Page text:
51 #worldorganicnews 2017 02 13

Links

 

WORLD ORGANIC NEWS in the Australian Podcast Awards Click here

 

Addressing smallholder farmers’ needs with green manure cover crops and agroforestry in Zambia

http://wp.me/p5Cqpo-eay

 

Improved manure management ? getting more from a limited resource | Africa RISING

http://wp.me/p5Cqpo-ebT

 

Conservation agriculture ? a system to adapt to climate variability and declining soil fertility in Zambia | Africa RISING

http://wp.me/p5Cqpo-edg

 

Soil networks become more connected and take up more carbon as nature restoration progresses ? Permie Flix

http://wp.me/p5Cqpo-eeh

 

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This is the World Organic News for the week ending 13th of February 2017.

Jon Moore reporting!

 

This weeks focus is Small Holders!

I saw a graphic on facebook the other day showing the production from industrial farms Versus smallholders. 30% of the world’s food production coming from the industrial sector and 70% from smallholders.

 

This is a sector in need of support. Starvation or rather the threat of starvation tends drive systems to stability. If we change something we might well starve next winter. This is quite understandable yet something over which we have no control is changing, The Climate.

 

Watching an edition of Landline on the ABC last month I heard a farmer here in Australia telling the interviewer he was certain the climate was changing. His evidence? Silage making used to start in the first week of November, late Spring. Now He starts in the last week of August, two and a half months earlier. Even Alice Springs, in the dead centre of the Australian Continent is now regularly receiving rain during winter. So when the people on the ground can see the changes we need to take heed.

 

Smallhalodings are more resilient as a rule. They have greater tree cover, deeper soils full or organic matter and are by their nature not monocultural. A variety of crops and livestock are kept. This means some form of production will always occur barring a ten year drought. And these are happening too.

 

The blog Africa RISING brings us three posts: Addressing smallholder farmers’ needs with green manure cover crops and agroforestry in Zambia, Conservation agriculture ? a system to adapt to climate variability and declining soil fertility in Zambia & Improved manure management ? getting more from a limited resource.

 

The danger for smallholders is the enticement of the petrochemical industry and the call of “The West”. Perhaps fortunately inorganic fertilisers are 3 to 5 times the price they are in Europe. Growing as if these fertilisers had been applied but not doing so depletes the soil and leads inevitably to the collapse of the system. A poverty trap of enormous proportions.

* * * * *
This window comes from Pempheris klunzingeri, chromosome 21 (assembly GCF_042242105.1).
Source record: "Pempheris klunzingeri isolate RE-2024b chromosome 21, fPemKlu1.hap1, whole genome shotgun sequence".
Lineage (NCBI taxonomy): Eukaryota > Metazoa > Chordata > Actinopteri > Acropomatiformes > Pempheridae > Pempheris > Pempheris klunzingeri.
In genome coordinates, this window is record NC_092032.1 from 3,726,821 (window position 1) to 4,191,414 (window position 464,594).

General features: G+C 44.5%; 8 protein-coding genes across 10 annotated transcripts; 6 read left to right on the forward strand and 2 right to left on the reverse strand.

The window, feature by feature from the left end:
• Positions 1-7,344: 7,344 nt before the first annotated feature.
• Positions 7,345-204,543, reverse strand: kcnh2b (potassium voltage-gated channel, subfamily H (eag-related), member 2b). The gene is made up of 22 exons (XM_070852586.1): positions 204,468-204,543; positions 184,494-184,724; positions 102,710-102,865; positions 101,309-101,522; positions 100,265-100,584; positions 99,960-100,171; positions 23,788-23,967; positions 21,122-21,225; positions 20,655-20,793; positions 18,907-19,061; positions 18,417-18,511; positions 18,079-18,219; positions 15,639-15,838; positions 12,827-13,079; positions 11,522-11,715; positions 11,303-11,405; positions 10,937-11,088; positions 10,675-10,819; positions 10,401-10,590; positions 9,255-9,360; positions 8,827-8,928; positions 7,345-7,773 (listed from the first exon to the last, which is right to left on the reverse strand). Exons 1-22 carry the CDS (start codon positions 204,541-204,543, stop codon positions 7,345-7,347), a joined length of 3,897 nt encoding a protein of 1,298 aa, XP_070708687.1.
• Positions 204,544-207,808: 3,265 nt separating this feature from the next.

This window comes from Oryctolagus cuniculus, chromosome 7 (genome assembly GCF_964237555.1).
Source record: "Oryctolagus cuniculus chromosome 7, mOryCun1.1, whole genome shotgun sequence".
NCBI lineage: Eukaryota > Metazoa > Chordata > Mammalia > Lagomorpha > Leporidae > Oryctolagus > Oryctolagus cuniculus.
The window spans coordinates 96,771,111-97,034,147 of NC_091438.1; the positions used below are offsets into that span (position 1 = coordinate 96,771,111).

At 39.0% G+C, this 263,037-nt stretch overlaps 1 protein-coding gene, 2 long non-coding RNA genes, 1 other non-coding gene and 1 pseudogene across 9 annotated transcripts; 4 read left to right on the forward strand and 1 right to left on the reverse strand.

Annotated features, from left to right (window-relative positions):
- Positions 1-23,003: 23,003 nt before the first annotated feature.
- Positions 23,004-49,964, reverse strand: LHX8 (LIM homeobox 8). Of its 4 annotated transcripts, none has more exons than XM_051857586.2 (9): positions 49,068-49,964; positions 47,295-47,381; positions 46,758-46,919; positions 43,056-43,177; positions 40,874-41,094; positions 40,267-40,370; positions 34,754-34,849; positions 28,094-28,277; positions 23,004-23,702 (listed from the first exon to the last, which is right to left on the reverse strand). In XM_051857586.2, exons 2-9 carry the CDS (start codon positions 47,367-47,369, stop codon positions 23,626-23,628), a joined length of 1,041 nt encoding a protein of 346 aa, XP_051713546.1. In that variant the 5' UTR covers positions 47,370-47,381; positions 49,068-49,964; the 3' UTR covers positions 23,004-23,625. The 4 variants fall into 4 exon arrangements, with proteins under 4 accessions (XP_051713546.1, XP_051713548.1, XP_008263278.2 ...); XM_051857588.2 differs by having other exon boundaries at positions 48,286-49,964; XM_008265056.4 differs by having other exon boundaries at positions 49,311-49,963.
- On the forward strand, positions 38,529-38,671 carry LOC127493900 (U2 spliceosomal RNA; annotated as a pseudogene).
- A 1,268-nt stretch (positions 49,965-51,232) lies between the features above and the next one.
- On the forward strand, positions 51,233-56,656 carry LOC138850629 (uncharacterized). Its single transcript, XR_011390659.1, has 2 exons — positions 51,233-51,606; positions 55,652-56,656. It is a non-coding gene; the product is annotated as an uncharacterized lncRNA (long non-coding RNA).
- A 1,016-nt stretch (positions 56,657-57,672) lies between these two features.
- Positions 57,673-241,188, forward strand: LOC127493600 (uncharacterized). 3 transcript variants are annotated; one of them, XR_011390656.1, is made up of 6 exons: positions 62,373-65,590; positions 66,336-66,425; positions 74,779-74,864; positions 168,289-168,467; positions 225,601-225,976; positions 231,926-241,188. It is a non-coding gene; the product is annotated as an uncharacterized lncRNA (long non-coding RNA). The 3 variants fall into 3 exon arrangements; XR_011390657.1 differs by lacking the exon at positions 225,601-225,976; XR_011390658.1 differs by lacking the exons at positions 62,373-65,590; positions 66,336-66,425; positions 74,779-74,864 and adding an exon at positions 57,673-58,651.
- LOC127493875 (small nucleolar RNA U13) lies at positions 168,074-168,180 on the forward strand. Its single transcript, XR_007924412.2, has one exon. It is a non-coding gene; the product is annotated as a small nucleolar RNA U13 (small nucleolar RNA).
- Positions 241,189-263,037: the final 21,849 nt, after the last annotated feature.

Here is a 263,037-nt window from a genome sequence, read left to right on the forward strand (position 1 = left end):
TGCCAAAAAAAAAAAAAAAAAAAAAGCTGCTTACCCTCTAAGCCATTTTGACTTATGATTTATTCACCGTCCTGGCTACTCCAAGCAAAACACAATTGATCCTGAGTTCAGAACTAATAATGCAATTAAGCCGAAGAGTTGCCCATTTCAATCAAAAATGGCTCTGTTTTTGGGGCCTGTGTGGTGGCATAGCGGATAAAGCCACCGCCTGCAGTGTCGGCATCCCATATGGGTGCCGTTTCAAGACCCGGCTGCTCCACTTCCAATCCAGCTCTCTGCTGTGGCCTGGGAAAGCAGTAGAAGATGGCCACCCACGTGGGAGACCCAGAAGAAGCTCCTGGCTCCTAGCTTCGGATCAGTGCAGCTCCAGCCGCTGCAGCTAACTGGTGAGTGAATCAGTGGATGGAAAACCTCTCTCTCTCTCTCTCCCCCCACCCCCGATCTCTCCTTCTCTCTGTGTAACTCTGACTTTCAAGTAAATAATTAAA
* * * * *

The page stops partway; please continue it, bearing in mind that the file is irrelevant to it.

Africa RISING provides a solution. An example from Zambia:

Quote:

In Eastern Province of Zambia, farmers are being offered a range of solutions by Africa RISING that provide a way out of this poverty trap. These technologies, options, and approaches include drought- and stress-tolerant maize germplasm, conservation agriculture (CA), improved rotation and intercropping with grain legumes, agroforestry, and green manure cover crops.

End Quote.

 

In effect, apart from the seed selection options, a return to the traditional smallholder’s way of farming.

 

That being said, pretty much the entire globe is now trapped in a money system of some sort. The need for income has also driven many mixed livestock/cropping smallholders to feed off crop residues rather than leave them on the soil surface to protect that precious resource.

 

Quote:

The use of CA (CA = Conservation Agriculture) principles (minimum soil disturbance, crop residue retention, and diversification through rotation and intercropping) hinges on the ability of farmers to retain sufficient surface crop residues to protect the soil from erosion, runoff, evaporation, and excessive temperatures. However, farmers in mixed crop-livestock systems face competing demands for these residues because they also feed them to their animals. Green manure and selected agroforestry species are therefore grown to improve the soil, generate biomass for ground cover, and provide fodder; some also produce high protein grain for food, feed, or for sale on the market.